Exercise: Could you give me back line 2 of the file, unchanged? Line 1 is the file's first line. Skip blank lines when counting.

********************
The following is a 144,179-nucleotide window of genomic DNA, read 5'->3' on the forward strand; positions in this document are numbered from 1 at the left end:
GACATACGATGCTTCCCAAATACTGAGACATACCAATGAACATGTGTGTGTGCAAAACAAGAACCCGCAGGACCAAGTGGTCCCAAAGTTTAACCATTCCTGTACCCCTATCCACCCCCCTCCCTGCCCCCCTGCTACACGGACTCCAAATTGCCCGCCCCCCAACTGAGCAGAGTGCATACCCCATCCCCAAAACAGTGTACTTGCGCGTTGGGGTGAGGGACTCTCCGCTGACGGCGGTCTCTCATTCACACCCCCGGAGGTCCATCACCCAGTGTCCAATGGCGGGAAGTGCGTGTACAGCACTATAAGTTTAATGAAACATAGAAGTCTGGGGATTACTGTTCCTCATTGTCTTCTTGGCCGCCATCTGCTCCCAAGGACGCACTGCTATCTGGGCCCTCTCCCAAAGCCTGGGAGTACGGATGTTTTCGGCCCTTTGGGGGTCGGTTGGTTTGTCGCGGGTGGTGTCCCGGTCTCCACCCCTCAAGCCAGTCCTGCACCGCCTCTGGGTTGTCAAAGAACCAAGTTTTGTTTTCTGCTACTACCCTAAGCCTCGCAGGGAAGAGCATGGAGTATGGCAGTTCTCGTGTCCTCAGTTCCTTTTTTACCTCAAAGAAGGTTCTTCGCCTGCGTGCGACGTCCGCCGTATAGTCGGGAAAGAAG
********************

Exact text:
GACATACGATGCTTCCCAAATACTGAGACATACCAATGAACATGTGTGTGTGCAAAACAAGAACCCGCAGGACCAAGTGGTCCCAAAGTTTAACCATTCCTGTACCCCTATCCACCCCCCTCCCTGCCCCCCTGCTACACGGACTCCAAATTGCCCGCCCCCCAACTGAGCAGAGTGCATACCCCATCCCCAAAACAGTGTACTTGCGCGTTGGGGTGAGGGACTCTCCGCTGACGGCGGTCTCTCATTCACACCCCCGGAGGTCCATCACCCAGTGTCCAATGGCGGGAAGTGCGTGTACAGCACTATAAGTTTAATGAAACATAGAAGTCTGGGGATTACTGTTCCTCATTGTCTTCTTGGCCGCCATCTGCTCCCAAGGACGCACTGCTATCTGGGCCCTCTCCCAAAGCCTGGGAGTACGGATGTTTTCGGCCCTTTGGGGGTCGGTTGGTTTGTCGCGGGTGGTGTCCCGGTCTCCACCCCTCAAGCCAGTCCTGCACCGCCTCTGGGTTGTCAAAGAACCAAGTTTTGTTTTCTGCTACTACCCTAAGCCTCGCAGGGAAGAGCATGGAGTATGGCAGTTCTCGTGTCCTCAGTTCCTTTTTTACCTCAAAGAAGGTTCTTCGCCTGCGTGCGACGTCCGCCGTATAGTCGGGAAAGAAG